Closing The Sermon With Power: Reduce Vocabulary

Closing The Sermon With Power: Reduce Vocabulary

Closing The Sermon With Power

Chapter 7: Reduce Vocabulary

When closing your sermon you should reduce complexity as noted before. Included in this is to limit the extent of your vocabulary. What am I talking about? Well, in your sermon you may have two, three, or even five words to mean the same thing. You may even use a thesaurus to look at a concept to find the exact word that includes all the shades of meaning you want to convey.

Dictionary with an magnifying glass on top
Dictionary with an magnifying glass on top
During the sermon, we will introduce these different words to help make the issue clearer. But in the celebration, we find that one word that we are gonna use and we ride it to the end of the sermon.

Here’s an example. C.L. Franklin, in the sermon “Press On”, uses the term “fighting the good fight” to talk about the concept that the sermon is about. He also uses the term “Finishing” in the sermon. He says “Keeping the faith” also to refer to that same concept. Then he uses “Joining the army.” But in the celebration he finds the term he is going to ride to the conclusion of the sermon. He uses the Biblical language, “pressing towards the mark.”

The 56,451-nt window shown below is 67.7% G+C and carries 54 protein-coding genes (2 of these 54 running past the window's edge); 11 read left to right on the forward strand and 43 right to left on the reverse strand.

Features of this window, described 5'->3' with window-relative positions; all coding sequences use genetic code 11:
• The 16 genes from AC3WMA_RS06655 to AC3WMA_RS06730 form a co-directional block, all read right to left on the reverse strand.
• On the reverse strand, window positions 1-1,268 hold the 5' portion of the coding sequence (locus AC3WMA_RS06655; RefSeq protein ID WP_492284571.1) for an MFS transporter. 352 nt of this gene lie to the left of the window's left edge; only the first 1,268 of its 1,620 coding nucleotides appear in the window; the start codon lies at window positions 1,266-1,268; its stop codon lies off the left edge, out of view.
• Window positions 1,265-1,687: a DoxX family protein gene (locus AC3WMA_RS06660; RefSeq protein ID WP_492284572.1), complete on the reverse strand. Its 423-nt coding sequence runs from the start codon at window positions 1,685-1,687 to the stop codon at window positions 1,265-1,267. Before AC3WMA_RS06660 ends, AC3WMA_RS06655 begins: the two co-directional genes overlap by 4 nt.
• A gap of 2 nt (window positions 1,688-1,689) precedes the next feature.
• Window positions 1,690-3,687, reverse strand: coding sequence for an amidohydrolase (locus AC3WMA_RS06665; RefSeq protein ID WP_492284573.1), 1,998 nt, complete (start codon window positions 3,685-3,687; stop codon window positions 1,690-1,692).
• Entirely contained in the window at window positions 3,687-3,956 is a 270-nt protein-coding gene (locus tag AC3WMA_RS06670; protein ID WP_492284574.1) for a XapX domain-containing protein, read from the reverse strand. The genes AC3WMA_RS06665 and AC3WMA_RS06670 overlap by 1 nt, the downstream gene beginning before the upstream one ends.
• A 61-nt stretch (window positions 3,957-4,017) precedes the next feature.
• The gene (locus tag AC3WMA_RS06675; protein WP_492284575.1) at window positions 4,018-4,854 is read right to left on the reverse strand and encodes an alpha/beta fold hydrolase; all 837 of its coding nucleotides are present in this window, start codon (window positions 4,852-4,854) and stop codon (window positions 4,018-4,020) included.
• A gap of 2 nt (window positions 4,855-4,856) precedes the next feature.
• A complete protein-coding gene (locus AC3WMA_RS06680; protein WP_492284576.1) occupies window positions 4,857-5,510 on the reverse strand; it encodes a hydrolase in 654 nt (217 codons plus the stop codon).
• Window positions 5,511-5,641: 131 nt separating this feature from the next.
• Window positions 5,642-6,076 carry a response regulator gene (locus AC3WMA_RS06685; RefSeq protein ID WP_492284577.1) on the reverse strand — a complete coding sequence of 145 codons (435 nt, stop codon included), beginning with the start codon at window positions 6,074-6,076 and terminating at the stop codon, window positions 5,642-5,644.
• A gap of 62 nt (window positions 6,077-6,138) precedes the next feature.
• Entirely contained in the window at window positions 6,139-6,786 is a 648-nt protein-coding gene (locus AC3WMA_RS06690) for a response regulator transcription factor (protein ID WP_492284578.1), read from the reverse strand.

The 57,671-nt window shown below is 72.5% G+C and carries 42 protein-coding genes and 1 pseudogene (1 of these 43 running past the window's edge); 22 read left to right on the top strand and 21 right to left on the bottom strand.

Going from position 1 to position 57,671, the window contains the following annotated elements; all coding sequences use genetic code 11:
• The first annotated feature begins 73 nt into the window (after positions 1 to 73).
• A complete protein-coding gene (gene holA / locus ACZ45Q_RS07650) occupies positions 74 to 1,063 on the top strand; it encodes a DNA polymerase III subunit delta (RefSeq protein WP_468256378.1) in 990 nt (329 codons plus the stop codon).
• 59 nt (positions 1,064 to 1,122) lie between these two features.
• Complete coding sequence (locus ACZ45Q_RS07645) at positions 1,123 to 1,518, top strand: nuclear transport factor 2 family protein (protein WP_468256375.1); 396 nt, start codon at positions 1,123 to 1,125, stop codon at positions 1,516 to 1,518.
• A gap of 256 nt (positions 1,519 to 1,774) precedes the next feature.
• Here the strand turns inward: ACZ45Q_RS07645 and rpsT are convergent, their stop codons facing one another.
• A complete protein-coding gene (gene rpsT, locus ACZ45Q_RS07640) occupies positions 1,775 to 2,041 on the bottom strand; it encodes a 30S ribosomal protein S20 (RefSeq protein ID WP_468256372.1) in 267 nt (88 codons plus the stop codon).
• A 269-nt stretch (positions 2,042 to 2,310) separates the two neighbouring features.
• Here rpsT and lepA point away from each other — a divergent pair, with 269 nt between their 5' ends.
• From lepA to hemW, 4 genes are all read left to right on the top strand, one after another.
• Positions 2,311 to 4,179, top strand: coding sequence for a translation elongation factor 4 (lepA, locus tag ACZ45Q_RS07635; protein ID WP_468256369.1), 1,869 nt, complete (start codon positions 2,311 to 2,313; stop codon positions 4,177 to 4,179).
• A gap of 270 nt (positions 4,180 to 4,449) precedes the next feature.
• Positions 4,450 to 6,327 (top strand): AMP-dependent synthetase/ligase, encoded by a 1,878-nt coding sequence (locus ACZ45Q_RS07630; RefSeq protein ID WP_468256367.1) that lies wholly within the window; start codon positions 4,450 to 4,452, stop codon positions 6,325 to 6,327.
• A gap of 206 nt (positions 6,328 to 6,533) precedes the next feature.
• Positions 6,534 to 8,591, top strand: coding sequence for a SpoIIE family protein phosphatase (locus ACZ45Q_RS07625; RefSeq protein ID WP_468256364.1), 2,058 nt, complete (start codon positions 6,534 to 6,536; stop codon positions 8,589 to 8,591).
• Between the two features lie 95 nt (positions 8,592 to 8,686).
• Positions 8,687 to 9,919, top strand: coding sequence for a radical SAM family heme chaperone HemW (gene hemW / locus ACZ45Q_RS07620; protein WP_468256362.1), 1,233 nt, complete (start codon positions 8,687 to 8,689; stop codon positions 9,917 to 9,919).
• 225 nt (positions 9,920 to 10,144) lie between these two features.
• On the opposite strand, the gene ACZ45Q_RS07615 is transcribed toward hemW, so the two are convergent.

All of these terms were used in that particular sermon, but when it got down to the very end of the celebration. Especially when he got towards the end of the sermon, he just used the words “Press on.” It’s just one point, one idea.

Incidentally, it can be very powerful if that one idea that you are using is actually your sermon title. That can be a very powerful way to help people remember the sermon. But at any rate, you want to reduce complexity of your vocabulary in the sermonic close.

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